Suppose you’re a freelance blog content writer in Indianapolis and your client is Labor Day. Your task, through your SEO marketing blog writing, is to attract online readers looking for information about Labor Day, engaging their interest to the point that at least some of them “convert”, becoming Labor Day clients or customers. (LaborDay.com might be offering history courses, an e-book, picnic supplies, holiday decorations, food, parade float construction, or membership in a new society for Labor Day buffs.)
Here are some things you might do:
Establish common ground.
Since today’s the first Monday in September, we’re “celebrating the economic and social contributions of workers,” as Wikipedia reminds us. (Of course, your readers all know this, but confirming they’ve come to the right place is always a good idea in blogging for business.)
Offer some lesser-known information.
“In 1887, Oregon became the first state to make Labor Day a holiday. By the time it became a federal holiday in 1894, thirty states officially celebrated Labor Day.”
In corporate blogging training sessions, I often explain that it’s perfectly OK to repeat a theme you’ve already covered in former posts, adding a layer of new information or a new insight.
Play off current news.
Watch for topics currently trending in the news, especially items that relate to your profession or industry. In fact, professional ghost bloggers like me are always on the alert for news items in each of our clients’ fields).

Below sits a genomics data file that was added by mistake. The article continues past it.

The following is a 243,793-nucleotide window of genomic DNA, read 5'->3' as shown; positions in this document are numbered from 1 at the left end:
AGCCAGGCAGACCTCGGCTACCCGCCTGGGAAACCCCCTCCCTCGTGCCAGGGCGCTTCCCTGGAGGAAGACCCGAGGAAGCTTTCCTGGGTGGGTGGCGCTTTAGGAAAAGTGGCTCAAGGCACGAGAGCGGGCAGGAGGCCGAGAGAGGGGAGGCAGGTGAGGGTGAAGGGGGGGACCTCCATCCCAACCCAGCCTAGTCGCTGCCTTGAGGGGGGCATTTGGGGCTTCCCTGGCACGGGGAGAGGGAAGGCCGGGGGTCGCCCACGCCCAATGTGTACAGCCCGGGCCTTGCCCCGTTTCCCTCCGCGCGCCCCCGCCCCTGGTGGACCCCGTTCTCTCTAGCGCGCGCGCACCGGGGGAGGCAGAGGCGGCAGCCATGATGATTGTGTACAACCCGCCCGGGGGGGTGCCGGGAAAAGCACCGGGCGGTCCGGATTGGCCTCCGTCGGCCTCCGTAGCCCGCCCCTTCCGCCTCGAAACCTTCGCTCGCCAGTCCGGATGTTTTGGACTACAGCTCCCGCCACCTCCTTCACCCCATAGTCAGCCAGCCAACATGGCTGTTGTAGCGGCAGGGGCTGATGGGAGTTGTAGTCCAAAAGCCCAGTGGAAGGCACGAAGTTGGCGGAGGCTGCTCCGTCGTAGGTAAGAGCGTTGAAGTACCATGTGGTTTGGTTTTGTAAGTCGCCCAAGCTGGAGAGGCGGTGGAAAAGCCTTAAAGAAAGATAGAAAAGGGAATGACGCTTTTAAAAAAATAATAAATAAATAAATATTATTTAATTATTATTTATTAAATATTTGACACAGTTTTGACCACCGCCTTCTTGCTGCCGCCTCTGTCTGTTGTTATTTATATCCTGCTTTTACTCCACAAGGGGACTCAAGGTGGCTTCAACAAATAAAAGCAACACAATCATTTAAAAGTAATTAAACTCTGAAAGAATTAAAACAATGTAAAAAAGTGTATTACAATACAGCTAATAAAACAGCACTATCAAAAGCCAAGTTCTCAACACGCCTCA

“Job Market Continues to Improve in Bartholomew Country” is an upbeat, Labor Day-appropriate example. Once having introduced that tie-in to the news, thought, the blog writer’s next step must be to offer “ client Labor Day”’s own slant on the information, answering the “So what?” “ and “Now what?” questions in readers’ minds. “What can YOU do to take advantage of the slowly-improving job market and land the right position after such a long dry spell?” is one direction the writer might take.
“You must make the audience sense that you’re comfortable with your information…and yourself,” advises friend and professional speech coach Jean Palmer Heck.
Merely gathering information on their topic and presenting it as part of their blog, online content writers are providing a valuable service, but to go the next step, we must ensure that each blog post offers a perspective. WHY is this information important to the reader? What can that reader “do about it”? How can you help?
“The holiday is often regarded as a day of rest and parties,” Wikipedia concludes, adding that in U.S. sports, Labor Day marks the beginning of the NFL and college football seasons.”
Rest, partying, and footfall, are all well and good, but can you see what, at Say It For You, we see all kinds of blogging “labor” possibilities connected to Labor Day?